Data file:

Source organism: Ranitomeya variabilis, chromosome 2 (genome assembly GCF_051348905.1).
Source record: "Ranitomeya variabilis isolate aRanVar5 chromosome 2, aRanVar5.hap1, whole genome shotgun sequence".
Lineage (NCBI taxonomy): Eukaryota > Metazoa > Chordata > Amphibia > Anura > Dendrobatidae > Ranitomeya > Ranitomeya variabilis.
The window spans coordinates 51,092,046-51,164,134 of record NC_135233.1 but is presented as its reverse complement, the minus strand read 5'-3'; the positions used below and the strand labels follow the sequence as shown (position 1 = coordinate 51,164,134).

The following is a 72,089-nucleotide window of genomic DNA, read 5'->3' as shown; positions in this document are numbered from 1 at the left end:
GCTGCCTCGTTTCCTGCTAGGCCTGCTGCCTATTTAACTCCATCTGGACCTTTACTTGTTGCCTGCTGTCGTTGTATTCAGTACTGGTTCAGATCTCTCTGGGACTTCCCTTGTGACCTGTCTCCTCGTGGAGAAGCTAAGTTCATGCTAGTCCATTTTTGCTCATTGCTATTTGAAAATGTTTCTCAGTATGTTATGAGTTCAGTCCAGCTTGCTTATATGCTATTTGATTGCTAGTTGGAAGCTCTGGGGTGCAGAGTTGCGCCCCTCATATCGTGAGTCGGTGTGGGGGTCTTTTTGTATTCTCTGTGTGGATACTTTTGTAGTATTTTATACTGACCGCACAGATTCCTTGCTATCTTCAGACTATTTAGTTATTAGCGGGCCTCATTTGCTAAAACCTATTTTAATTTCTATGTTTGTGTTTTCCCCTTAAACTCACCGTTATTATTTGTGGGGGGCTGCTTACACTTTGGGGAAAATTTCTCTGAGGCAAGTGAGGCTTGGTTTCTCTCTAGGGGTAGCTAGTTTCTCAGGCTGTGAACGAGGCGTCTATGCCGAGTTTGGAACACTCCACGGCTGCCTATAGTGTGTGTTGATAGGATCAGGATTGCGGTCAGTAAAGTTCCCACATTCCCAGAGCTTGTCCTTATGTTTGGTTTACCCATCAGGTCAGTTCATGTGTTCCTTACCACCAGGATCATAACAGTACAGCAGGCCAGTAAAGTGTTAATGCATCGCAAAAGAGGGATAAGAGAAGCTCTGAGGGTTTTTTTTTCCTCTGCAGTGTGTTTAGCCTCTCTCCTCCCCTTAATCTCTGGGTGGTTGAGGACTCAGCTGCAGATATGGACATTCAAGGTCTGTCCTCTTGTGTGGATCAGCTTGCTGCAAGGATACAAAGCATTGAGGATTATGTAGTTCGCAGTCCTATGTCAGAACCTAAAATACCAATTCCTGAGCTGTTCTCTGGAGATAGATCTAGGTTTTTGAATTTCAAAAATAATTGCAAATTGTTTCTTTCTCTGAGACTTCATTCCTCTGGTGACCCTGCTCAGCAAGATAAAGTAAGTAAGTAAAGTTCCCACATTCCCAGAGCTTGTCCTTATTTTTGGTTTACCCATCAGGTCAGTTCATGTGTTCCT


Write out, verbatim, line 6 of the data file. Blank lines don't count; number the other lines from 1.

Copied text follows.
GCTGCCTCGTTTCCTGCTAGGCCTGCTGCCTATTTAACTCCATCTGGACCTTTACTTGTTGCCTGCTGTCGTTGTATTCAGTACTGGTTCAGATCTCTCTGGGACTTCCCTTGTGACCTGTCTCCTCGTGGAGAAGCTAAGTTCATGCTAGTCCATTTTTGCTCATTGCTATTTGAAAATGTTTCTCAGTATGTTATGAGTTCAGTCCAGCTTGCTTATATGCTATTTGATTGCTAGTTGGAAGCTCTGGGGTGCAGAGTTGCGCCCCTCATATCGTGAGTCGGTGTGGGGGTCTTTTTGTATTCTCTGTGTGGATACTTTTGTAGTATTTTATACTGACCGCACAGATTCCTTGCTATCTTCAGACTATTTAGTTATTAGCGGGCCTCATTTGCTAAAACCTATTTTAATTTCTATGTTTGTGTTTTCCCCTTAAACTCACCGTTATTATTTGTGGGGGGCTGCTTACACTTTGGGGAAAATTTCTCTGAGGCAAGTGAGGCTTGGTTTCTCTCTAGGGGTAGCTAGTTTCTCAGGCTGTGAACGAGGCGTCTATGCCGAGTTTGGAACACTCCACGGCTGCCTATAGTGTGTGTTGATAGGATCAGGATTGCGGTCAGTAAAGTTCCCACATTCCCAGAGCTTGTCCTTATGTTTGGTTTACCCATCAGGTCAGTTCATGTGTTCCTTACCACCAGGATCATAACAGTACAGCAGGCCAGTAAAGTGTTAATGCATCGCAAAAGAGGGATAAGAGAAGCTCTGAGGGTTTTTTTTTCCTCTGCAGTGTGTTTAGCCTCTCTCCTCCCCTTAATCTCTGGGTGGTTGAGGACTCAGCTGCAGATATGGACATTCAAGGTCTGTCCTCTTGTGTGGATCAGCTTGCTGCAAGGATACAAAGCATTGAGGATTATGTAGTTCGCAGTCCTATGTCAGAACCTAAAATACCAATTCCTGAGCTGTTCTCTGGAGATAGATCTAGGTTTTTGAATTTCAAAAATAATTGCAAATTGTTTCTTTCTCTGAGACTTCATTCCTCTGGTGACCCTGCTCAGCAAGATAAAGTAAGTAAGTAAAGTTCCCACATTCCCAGAGCTTGTCCTTATTTTTGGTTTACCCATCAGGTCAGTTCATGTGTTCCT